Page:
A little backstory about my limited brewing history:
The first two batches I did were the same, since I do around 9.5 liter batches. I split a full size kit in half and did it twice, using the Calculator. Both times I pretty much hit my preboil gravity but my volume was a lot lower than expected. I figured it was somehow absorption related, but I wasn't sure what to set it as for my next batch because at the time I think I had some confusion with the 20C-100C expansion. I also didn't understand why increasing my strike water for the same amount of grain would fix my absorption problem without screwing up the preboil gravity. After finding this thread and reading about true/apparent absorption here and on braukaiser.com it made a lot more sense so I decided to use this calculator for this batch.
This time I did an Anchor Steam clone, converting it from a 19 liter recipe I found. I also ran it through the regular Calculator, and Beersmith, just as sanity checks. They were pretty similar.
My settings in the CE calculator:
I tried to fill in the specs for the actual grain I got but couldn't find one and didn't know the other. So I used what I thought was closest. The recipe was 91.72% Pale Ale (FGDB 80 and moisture 4) and 8.28% Crystal 60L (FGDB 73 and moisture 5.5).
Target fermenter volume was 11 L at 1.051 OG, it told me 2.731 KG total for grain.
I used Real Absorption at 1.33 (almost went to 1.41 based on my previous experience but resisted after reading the thread again)
Strike water was 21.14 L with 6 L evaporation and 2 L kettle loss.
Mashed at 152*, with a mashout to 170* after (not sure how much this helps, I'll probably try skipping it next time)
Pulled up the bag, twisted it up until the main flow slowed, then put it in a colander and pressed a plate onto it for a few seconds (not too much, it was just too hot to squeeze).
Poured that runoff into the kettle, brought it to a boil and measured (cool sample):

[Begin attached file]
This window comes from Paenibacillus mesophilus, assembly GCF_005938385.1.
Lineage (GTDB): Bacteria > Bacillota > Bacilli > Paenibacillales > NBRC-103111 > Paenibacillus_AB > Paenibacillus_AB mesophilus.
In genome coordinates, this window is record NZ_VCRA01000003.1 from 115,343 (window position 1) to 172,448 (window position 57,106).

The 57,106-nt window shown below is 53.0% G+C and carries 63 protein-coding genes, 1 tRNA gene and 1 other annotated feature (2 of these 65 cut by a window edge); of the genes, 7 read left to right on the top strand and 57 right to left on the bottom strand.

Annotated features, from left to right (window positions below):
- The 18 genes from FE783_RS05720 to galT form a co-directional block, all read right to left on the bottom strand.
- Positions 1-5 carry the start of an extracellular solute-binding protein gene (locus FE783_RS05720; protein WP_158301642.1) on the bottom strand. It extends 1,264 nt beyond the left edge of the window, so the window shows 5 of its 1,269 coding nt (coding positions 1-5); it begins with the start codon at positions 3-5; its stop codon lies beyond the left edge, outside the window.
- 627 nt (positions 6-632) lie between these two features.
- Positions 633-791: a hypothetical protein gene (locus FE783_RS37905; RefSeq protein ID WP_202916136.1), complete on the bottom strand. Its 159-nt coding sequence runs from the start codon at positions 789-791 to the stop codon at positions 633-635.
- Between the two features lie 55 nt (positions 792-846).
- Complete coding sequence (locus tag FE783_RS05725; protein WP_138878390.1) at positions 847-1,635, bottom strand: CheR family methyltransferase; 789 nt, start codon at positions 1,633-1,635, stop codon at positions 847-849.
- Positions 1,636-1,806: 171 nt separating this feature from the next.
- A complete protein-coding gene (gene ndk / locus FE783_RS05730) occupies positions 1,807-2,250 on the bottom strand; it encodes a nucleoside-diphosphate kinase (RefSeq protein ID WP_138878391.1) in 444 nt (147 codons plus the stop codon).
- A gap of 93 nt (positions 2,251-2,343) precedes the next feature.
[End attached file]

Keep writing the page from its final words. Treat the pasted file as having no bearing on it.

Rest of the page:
Preboil volume 19.58 L at 100C (expected 19.52)
Preboil gravity 1.034 (expected 1.035)
Preboil Efficiency 79.9% (expected 82.9%)
Conversion efficiency was 95%, which I am fine with at this point.
I was also doing the efficiency analysis from braukaiser.com alongside the brew so at this point I combined the grain with 5.44 L of cool water and took the SG of that, which it uses to check the lauter efficiency. The SG of this was 1.013. All the efficiencies in this spreadsheet matched the CE calculator pretty closely.
End of boil was 13.6 L at 100C (expected 13.52 L) at 1.051 for an efficiency of 83.4%. Just slightly over 13 L at 20C so it was right on.
I attribute the mismatch to measuring errors, perhaps the preboil SG was 1.035 in which case conversion efficiency would be 97.9% and preboil would be 82.3%. Those hydrometers are tough to read.
Actual real absorption was pretty close at 1.31 L/KG, so my missing preboil volume seems solved - the default value in the Calculator was just way low for me. I find the true absorption to be a better metric even though it is not immediately measurable, especially if you are using the actual potential of your grains.
I ended up with double the expected amount of loss to kettle trub (maybe time to get a hop sock), but instead of losing that extra 2 L of wort I ended up straining it and gaining 0.3 L instead for a final total of 11.3 L at 72.1% into fermenter. A huge improvement since my previous two batches were 57% and 60%.
I will definitely be using this again, so thanks for all the work.
Thanks for documenting such a good work out
I've been testing sparge water gravity as well, and I'm finding the results are good too
, on my last brew the gravity of the sparge water was exactly as predicted, previous brew it was 1 point out, which is easily within the margin of error on a hydrometer reading
I think one one of hte more interesting things is how much of a difference hop matter makes to kettle loss. For example I did a triple batch with just 15 IBUs from a 60 min additions, so not much hops... thus not much kettle loss...
and I did an APA, with 35 IBUs, 15g, 30g, 60g, 90g additions, and that one had almost double the kettle loss! perhaps a hop bag would be a great solution, but I just don't seem to get around to it